PIP: Benefits system for terminally ill 'cruel and inhumane'
The benefits system for terminally ill people is "cruel and inhumane", according to a group of NI politicians.
It comes after a report by MPs called a fast-tracking system for terminally ill patients "outdated and arbitrary".
Benefits can be fast-tracked for patients if a clinician states their death can "reasonably be expected within six months".
The Department for Communities said that it would review the report's findings.
"Any review of the arrangements for terminally ill cases in Northern Ireland would be a matter for consideration and decision by incoming ministers," a report said.
The report said the current system should be replaced by one based on a clinical judgement that the claimant has a progressive disease that can reasonably be expected to cause the individual's death.
Colm Davis was diagnosed with motor neurone disease in 2016. He receives Personal Independence Payments (PIP) but faced being reassessed after three years.
He said he has been working with Marie Curie and the Motor Neurone Disease Association to scrap the six month rule.
"Our aim is to scrap the six month rule for terminally ill people," he said.
"I've lost my voice which is quite isolating.
"Nobody can tell me how long I've got to live, and to be reassessed for PIP causes a lot of anxiety."
The All-Party Parliamentary Group for Terminal Illness Report, published on Wednesday, found that the six month rule, which was introduced into law in 1990, was not initially intended to be a wider definition of terminal illness.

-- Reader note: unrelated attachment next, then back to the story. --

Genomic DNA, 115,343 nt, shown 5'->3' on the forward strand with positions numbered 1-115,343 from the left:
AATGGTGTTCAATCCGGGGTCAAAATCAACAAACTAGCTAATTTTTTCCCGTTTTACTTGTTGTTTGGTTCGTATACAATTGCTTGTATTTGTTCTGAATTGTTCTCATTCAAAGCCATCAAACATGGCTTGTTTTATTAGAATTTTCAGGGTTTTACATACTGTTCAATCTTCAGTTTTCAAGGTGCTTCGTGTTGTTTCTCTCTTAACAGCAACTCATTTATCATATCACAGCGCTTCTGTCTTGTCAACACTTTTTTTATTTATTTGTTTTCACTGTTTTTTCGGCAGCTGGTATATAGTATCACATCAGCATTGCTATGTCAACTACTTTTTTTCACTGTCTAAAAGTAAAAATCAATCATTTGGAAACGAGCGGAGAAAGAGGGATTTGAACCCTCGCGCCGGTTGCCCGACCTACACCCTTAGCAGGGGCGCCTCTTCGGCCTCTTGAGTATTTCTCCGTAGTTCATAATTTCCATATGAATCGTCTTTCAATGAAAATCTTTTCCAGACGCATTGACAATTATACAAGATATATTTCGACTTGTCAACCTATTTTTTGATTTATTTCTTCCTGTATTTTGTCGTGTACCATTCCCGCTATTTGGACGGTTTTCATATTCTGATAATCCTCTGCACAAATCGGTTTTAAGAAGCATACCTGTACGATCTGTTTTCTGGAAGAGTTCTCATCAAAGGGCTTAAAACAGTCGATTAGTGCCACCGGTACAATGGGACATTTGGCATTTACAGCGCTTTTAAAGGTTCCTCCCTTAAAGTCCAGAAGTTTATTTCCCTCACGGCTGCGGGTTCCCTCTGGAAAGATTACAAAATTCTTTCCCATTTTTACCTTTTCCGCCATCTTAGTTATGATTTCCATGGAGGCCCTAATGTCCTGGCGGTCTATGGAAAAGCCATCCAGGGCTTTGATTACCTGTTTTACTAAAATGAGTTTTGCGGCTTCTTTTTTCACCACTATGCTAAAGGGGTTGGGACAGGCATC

It said "the timescale has no clinical meaning in most cases".
It said that advances in treatment and diagnosis mean that many people are living longer with a terminal illness and that the six month rule wrongly assumes life expectancy can always be accurately predicted.
The report also said that clinicians' interpretations of the law "vary significantly" and "many believe they will be held accountable if their prediction turns out to be wrong".
Recommendations from the cross-party group of MPs include changing the definition of terminal illness in UK law.
It also recommends adopting a light-touch review of benefits under the special rules for terminal illness only after 10 years, with the claimant's GP being contacted to confirm that their diagnosis and prognosis remain the same.
Joan McEwan, of Marie Curie Northern Ireland, said many claimants are falling outside of the fast-track process.
This means they have to go through "distressing" benefit assessments, fill in complicated forms and wait months to get welfare payments, she added.
"This is cruel, lacking in compassion and needs to change."
Representatives from the DUP, Sinn Féin, SDLP, UUP, Alliance Party, Green Party and People Before Profit issued a joint statement seeking change to a system they called "cruel" and "inhumane".
A spokesperson for the Department for Communities said it would study the findings.
"Terminal illness is devastating and our priority is dealing with people's claims quickly and compassionately," it said.
"That's why terminally ill people can get their claims fast-tracked and access benefits without a face-to-face assessment. We continue to look at how we can improve our processes.
"In the meantime, we continue to work with charities to help terminally ill people access the support they need."